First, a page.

Many educators around the world are familiar with H. Lynn Erickson’s Structure of Knowledge. More recently, people are discovering the Structure of Process. What is the difference? Why is it important to know each Structure as a Concept-Based teacher? Let’s look first at the two Structures side-by-side.
The graphics above represent the most essential components of Concept-Based Curriculum and Instruction (CBCI) and the relationships among them, explained more in Concept-Based Curriculum and Instruction for the Thinking Classroom, 2nd edition. A conceptually organized curriculum departs from traditional curriculum, which focuses on topics, skills, and facts. CBCI brings in another dimension—an intentional focus on the transfer of learning. Transfer occurs at the conceptual level of understanding, so why not design curriculum and instruction to support this goal? Erickson (2008) points out that conceptual structure for curriculum is important because conceptual understanding requires content knowledge but the reverse is not necessarily true.
Considering the two graphics, see how the Structure of Knowledge more naturally depicts elements of subject areas that are heavy in content knowledge (topics and facts)? These subjects include social studies and science. CBCI curriculum writers learn how to draw concepts out of a unit topic and use them to write transferable, conceptual understandings (generalizations). These unit generalizations become learning targets for instruction, along with the essential, supporting facts (and skills). The Structure of Process more naturally depicts the elements of subject areas that are organized by processes, strategies, and skills. If you examine the standards of process-heavy disciplines, such as English language arts, music, fine arts, and world language, you find the standards in these subject areas primarily identify what students are expected to be able to do vs. the topics and facts students are expected to know.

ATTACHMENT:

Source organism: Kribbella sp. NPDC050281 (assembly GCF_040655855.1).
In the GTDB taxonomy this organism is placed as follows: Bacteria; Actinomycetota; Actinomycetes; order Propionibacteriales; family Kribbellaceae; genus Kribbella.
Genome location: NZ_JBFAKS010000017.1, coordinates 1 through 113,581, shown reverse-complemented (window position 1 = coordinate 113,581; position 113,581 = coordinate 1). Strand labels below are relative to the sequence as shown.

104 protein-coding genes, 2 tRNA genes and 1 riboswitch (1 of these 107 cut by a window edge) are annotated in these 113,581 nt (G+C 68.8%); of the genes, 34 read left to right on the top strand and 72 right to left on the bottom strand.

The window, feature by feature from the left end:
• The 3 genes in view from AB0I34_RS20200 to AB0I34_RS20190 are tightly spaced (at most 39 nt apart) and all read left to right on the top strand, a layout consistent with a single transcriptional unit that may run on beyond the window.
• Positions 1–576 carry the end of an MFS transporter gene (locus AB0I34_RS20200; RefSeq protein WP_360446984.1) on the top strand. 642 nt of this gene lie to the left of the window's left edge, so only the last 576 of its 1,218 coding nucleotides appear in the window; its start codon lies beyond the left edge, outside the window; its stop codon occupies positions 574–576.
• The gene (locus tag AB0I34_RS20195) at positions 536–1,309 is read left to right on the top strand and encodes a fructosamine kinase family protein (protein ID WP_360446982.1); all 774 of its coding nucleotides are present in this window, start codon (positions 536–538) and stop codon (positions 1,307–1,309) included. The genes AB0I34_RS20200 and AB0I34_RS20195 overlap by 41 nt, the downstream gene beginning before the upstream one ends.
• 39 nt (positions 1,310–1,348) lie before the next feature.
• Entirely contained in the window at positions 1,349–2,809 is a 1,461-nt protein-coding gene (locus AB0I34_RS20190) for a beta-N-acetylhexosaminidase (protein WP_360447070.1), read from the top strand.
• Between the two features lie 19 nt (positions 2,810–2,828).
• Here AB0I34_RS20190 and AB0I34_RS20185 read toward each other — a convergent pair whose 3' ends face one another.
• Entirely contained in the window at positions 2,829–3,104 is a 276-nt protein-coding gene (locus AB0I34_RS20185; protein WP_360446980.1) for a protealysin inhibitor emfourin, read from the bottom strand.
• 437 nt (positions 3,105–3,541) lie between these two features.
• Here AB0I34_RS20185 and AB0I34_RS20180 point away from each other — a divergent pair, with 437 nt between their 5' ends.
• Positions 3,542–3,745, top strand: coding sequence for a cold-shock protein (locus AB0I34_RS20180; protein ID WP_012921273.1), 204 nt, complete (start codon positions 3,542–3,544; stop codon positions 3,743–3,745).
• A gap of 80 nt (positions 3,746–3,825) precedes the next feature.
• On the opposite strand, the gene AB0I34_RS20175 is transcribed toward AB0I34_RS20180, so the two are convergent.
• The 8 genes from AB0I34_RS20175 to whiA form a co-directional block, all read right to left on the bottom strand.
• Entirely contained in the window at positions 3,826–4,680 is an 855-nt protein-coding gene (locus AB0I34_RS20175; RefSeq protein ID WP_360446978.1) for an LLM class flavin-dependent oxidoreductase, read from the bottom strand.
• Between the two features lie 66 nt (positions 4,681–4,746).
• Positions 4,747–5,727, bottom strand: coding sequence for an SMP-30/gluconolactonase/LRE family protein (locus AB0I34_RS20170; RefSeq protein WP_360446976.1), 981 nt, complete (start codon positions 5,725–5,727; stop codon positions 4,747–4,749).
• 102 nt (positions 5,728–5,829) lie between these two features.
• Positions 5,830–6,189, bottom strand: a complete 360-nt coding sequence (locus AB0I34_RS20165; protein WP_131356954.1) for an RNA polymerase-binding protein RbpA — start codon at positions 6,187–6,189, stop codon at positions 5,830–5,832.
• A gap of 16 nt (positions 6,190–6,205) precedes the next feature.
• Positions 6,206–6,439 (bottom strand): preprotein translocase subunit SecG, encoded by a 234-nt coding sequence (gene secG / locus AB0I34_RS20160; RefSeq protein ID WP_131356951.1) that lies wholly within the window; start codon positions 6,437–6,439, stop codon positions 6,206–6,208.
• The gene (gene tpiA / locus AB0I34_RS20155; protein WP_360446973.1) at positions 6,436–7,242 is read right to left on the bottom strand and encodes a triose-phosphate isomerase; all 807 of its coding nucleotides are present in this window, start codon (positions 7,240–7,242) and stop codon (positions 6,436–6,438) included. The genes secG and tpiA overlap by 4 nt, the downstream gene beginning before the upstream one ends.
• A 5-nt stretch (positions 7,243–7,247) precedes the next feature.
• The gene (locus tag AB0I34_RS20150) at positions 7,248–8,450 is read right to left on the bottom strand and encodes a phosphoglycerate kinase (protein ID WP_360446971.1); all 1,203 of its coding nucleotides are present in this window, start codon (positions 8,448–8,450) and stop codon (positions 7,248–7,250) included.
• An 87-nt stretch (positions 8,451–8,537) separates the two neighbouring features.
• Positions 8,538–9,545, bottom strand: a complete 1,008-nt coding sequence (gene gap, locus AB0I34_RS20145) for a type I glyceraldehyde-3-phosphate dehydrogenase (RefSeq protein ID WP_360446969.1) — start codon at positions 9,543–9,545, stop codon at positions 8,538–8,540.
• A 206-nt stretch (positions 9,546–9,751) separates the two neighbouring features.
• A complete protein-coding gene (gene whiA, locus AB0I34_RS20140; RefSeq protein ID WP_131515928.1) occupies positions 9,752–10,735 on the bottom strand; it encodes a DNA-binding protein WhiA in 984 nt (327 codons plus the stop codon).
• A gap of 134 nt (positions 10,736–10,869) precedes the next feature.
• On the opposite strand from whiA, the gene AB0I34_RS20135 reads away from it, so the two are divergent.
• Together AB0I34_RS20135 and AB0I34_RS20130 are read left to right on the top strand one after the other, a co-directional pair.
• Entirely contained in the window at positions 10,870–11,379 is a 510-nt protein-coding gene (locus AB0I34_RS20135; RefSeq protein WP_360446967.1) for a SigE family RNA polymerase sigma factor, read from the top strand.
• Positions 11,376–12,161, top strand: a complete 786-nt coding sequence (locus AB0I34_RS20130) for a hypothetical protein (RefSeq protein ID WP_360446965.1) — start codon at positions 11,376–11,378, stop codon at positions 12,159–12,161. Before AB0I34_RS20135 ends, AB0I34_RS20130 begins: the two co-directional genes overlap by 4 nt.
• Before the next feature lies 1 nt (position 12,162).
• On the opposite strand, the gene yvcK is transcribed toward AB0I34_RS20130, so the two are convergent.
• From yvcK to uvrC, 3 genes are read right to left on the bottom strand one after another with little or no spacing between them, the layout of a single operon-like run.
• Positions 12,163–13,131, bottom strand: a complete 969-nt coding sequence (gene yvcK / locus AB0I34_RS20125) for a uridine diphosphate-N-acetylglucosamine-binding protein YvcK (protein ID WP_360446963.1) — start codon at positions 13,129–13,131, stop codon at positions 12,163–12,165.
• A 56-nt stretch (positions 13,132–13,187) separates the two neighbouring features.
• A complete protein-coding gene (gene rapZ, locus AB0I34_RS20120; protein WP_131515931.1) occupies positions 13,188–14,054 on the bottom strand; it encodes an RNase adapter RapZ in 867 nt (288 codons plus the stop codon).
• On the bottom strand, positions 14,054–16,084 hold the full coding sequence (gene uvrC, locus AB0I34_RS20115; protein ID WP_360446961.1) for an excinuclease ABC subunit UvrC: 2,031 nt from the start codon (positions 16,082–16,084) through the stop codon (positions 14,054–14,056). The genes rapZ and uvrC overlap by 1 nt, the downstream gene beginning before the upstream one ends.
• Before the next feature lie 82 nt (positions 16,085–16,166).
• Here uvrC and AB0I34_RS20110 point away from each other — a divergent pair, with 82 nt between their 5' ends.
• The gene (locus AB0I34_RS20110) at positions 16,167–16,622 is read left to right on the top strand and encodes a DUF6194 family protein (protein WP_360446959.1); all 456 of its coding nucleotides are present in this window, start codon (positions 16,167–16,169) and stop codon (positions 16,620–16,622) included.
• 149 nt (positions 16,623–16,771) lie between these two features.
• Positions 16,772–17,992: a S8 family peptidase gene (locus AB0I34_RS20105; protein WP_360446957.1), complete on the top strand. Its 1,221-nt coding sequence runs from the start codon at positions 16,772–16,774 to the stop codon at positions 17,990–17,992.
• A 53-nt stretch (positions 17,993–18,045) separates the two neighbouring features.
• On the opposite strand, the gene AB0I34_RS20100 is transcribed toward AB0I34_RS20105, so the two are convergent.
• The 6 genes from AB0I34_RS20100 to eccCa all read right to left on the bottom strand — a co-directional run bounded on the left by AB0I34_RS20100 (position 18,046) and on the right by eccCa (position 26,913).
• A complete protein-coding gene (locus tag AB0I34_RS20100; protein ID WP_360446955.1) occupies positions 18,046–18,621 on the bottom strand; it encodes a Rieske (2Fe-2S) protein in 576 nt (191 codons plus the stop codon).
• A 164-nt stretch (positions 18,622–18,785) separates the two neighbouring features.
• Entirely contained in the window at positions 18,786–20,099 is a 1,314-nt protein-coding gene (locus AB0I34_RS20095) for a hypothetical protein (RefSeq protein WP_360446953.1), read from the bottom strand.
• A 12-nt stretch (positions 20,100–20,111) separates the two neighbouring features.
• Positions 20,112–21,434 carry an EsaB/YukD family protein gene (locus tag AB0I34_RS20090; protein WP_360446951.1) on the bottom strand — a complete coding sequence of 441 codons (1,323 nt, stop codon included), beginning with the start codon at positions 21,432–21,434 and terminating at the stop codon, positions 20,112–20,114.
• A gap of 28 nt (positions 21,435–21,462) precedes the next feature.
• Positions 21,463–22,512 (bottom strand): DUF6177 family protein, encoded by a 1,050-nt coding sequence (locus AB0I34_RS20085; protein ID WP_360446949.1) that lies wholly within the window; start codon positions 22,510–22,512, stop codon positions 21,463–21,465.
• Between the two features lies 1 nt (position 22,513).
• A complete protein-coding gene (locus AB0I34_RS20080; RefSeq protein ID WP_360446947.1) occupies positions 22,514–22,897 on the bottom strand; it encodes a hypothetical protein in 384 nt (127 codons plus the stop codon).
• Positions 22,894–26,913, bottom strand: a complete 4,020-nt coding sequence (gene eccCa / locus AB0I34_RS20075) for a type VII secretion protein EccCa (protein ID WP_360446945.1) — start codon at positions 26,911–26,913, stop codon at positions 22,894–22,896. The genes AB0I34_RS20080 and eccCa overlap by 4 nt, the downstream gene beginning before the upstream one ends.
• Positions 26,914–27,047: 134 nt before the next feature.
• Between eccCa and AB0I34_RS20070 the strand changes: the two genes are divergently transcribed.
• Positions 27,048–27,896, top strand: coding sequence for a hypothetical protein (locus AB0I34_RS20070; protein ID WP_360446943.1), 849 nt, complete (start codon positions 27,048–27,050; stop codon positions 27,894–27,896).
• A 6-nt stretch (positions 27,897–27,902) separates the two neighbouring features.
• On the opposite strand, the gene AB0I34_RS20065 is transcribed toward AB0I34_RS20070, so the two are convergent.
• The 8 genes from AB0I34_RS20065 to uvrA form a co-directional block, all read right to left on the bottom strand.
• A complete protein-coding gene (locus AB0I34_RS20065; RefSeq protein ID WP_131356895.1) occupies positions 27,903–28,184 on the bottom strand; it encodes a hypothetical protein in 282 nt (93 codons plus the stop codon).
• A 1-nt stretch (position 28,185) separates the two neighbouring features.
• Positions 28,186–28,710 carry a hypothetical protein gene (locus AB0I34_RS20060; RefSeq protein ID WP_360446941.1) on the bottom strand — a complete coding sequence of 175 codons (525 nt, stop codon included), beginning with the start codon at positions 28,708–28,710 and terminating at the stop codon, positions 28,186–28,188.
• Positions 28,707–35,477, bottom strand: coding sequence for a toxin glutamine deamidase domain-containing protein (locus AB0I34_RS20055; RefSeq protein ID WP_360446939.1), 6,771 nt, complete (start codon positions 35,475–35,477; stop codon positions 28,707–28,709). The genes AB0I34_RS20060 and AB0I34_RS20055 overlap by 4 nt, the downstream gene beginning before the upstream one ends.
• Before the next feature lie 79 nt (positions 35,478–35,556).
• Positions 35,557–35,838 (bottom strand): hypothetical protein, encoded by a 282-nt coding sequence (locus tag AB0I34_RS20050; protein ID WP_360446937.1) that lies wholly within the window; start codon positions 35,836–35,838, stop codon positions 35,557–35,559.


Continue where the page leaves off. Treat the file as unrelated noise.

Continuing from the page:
When teachers begin considering the concepts and generalizations to include in an English language arts curriculum, the dialogue moves beyond a list of books and skills to cover to the consideration of the essential generalizations we want to make sure students understand by the end of the unit. For example, the following generalization might be found in an English unit:
“Audience, purpose, situation or cultural norms can confine a writer’s authentic voice.”
When teachers guide students to this conceptual understanding, students become more capable of crafting, recognizing, appreciating, and evaluating an author’s voice across different examples of their own writing and that of others. This raises the bar for teaching and learning in process disciplines!
Both the Structure of Knowledge and the Structure of Process illustrate moving curriculum and instruction from the lower cognitive levels (facts, skills) to a level of transferable understanding (generalizations). We need to consider unit generalizations in terms of the two Structures when designing curriculum in any subject area. Clearly, a more content-heavy (Structure of Knowledge) discipline, like social studies, also requires that students understand key processes (such as the research process). A more process-oriented (Structure of Process) discipline, like art, also requires students to understand key knowledge about the culture embedded in the work being studied (such as Indigenous arts). There is definitely an interplay between the two Structures.
At the same time, depending on the core subject of the curriculum unit, one Structure requires more attention than the other so that the integrity of the discipline is not compromised. For example, if an English language arts or a world language curriculum unit is primarily populated with generalizations about text or culture (that serve as the context for learning), essential understandings about how language works are being ignored.
Let’s take another look. The next three generalizations are part of a 3rd grade unit titled: Mythical Characters. The title of the unit anchors the unit of study in a context. Throughout this 8-week unit, students read, respond to, critique, and write several fairy tales, folk tales, and fables. One generalization in this unit is drawn from the Structure of Knowledge—seen in the forefront of the graphic. This conceptual understanding represents a transferable idea relevant to all the books within the unit.
However, since this is an English language arts unit where the intent of the discipline is to teach students how to be capable readers, writers, speakers, viewers, and listeners, most of the unit’s remaining 4-6 generalizations will reflect important understandings of the processes, strategies, and skills students are expected to understand. See two such examples below:
Notice that the Structure of Knowledge now takes a backseat to the Structure of Process. This is often the missing piece of CBCI in process disciplines. There may be wonderful, conceptual curriculum and instruction around content but the integrity of a process discipline falls back to the practice of learning skills by doing without raising the bar to the level of transferable, conceptual understanding. Becoming a master Concept-Based teacher requires using the Structures of Knowledge and Process to appropriately guide curriculum writing and instruction, knowing how the two Structures work together and why they are separate and important in their own right.